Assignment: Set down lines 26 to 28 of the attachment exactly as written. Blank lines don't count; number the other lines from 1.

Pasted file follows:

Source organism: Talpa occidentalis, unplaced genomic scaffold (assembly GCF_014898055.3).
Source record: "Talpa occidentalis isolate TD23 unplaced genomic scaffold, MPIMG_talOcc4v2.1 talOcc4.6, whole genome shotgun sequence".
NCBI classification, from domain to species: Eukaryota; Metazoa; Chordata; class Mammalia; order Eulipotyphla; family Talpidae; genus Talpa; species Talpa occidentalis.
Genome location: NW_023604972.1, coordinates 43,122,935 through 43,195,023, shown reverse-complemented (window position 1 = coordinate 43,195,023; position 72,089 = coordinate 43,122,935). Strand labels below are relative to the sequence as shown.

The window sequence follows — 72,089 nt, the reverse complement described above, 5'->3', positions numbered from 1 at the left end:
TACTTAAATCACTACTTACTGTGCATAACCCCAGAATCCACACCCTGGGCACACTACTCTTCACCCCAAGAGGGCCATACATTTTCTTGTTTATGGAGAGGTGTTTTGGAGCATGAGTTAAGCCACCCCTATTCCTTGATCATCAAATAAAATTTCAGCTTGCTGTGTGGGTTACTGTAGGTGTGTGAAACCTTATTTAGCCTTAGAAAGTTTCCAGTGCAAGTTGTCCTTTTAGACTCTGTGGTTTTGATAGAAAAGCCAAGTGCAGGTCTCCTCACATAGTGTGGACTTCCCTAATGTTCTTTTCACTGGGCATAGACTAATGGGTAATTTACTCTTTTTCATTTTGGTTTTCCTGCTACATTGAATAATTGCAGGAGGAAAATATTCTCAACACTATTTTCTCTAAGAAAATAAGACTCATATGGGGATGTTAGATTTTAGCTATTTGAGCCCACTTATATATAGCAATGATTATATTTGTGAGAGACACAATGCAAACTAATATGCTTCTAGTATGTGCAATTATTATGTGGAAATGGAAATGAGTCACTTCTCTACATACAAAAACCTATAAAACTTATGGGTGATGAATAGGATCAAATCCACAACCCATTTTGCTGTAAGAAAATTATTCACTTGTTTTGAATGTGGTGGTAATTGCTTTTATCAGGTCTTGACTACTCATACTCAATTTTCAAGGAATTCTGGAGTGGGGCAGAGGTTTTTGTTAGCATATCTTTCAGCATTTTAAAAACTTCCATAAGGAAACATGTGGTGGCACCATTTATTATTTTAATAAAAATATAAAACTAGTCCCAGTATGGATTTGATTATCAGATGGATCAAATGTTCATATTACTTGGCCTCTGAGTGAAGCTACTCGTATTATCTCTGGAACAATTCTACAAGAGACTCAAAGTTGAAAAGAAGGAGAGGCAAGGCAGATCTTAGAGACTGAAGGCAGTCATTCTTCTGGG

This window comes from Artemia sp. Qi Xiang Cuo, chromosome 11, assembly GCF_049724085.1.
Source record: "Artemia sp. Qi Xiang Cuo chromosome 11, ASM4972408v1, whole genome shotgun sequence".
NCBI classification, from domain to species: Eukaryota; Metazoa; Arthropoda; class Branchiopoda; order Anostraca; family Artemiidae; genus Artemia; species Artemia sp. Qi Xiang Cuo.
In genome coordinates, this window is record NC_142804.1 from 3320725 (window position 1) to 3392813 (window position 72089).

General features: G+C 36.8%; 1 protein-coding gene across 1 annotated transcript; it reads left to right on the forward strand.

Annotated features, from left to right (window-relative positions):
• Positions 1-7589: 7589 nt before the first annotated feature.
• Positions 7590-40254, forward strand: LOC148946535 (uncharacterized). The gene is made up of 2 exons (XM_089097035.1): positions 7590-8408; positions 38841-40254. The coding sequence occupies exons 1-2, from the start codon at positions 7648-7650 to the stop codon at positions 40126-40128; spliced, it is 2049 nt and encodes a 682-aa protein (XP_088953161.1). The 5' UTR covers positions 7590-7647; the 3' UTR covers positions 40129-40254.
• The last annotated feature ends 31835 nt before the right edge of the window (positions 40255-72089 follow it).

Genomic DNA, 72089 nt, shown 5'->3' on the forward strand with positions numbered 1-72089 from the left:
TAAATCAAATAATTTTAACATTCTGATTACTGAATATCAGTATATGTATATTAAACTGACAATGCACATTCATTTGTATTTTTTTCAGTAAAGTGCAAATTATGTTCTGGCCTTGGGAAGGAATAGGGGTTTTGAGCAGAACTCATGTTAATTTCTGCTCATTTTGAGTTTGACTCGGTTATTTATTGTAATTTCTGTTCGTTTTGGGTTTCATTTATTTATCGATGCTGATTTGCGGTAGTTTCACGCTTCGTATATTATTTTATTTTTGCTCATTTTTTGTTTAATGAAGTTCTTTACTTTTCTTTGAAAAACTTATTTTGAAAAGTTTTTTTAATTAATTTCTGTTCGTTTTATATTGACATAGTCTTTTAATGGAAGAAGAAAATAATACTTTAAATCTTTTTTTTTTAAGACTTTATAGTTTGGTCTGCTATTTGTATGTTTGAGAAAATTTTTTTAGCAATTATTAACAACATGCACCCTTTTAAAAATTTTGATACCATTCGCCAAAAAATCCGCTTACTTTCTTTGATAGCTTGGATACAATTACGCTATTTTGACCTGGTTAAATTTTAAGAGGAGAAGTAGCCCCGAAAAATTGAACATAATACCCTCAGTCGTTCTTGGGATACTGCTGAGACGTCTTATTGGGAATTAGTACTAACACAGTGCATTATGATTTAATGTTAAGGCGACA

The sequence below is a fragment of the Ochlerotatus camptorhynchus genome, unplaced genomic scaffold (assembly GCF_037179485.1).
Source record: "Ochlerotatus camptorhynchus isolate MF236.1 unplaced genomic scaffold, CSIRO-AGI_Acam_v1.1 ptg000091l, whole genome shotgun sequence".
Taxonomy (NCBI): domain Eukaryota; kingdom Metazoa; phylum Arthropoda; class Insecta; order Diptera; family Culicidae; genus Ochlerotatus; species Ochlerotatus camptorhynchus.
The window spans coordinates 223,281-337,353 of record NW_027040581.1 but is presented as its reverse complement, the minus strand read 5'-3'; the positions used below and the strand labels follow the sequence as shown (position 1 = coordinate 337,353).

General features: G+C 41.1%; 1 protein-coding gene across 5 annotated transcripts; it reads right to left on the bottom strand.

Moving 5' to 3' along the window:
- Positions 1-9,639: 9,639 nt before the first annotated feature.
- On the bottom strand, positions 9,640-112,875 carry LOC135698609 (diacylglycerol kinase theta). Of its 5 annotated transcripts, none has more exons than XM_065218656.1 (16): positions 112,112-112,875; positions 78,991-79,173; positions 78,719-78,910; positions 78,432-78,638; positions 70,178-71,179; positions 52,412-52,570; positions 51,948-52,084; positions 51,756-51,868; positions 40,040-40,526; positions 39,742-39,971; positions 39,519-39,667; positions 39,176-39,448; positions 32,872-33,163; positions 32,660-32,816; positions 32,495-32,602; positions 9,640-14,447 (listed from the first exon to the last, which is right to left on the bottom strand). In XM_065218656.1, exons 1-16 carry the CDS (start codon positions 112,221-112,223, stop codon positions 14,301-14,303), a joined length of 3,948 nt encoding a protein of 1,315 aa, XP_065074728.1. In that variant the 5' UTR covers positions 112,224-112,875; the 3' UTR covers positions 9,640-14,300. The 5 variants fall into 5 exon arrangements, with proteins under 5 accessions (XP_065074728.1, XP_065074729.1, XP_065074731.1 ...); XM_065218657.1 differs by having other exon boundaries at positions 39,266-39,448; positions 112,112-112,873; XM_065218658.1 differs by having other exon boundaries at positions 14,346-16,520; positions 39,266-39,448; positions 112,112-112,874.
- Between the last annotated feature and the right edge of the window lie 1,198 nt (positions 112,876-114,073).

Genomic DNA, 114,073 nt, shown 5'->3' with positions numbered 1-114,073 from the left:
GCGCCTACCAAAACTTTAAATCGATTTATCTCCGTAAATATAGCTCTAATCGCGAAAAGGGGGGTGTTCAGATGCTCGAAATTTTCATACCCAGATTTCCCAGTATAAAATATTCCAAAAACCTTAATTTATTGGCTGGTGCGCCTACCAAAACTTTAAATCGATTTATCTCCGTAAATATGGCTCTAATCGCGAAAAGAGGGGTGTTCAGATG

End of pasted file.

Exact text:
- Between the last annotated feature and the right edge of the window lie 1,198 nt (positions 112,876-114,073).

Genomic DNA, 114,073 nt, shown 5'->3' with positions numbered 1-114,073 from the left:
GCGCCTACCAAAACTTTAAATCGATTTATCTCCGTAAATATAGCTCTAATCGCGAAAAGGGGGGTGTTCAGATGCTCGAAATTTTCATACCCAGATTTCCCAGTATAAAATATTCCAAAAACCTTAATTTATTGGCTGGTGCGCCTACCAAAACTTTAAATCGATTTATCTCCGTAAATATGGCTCTAATCGCGAAAAGAGGGGTGTTCAGATG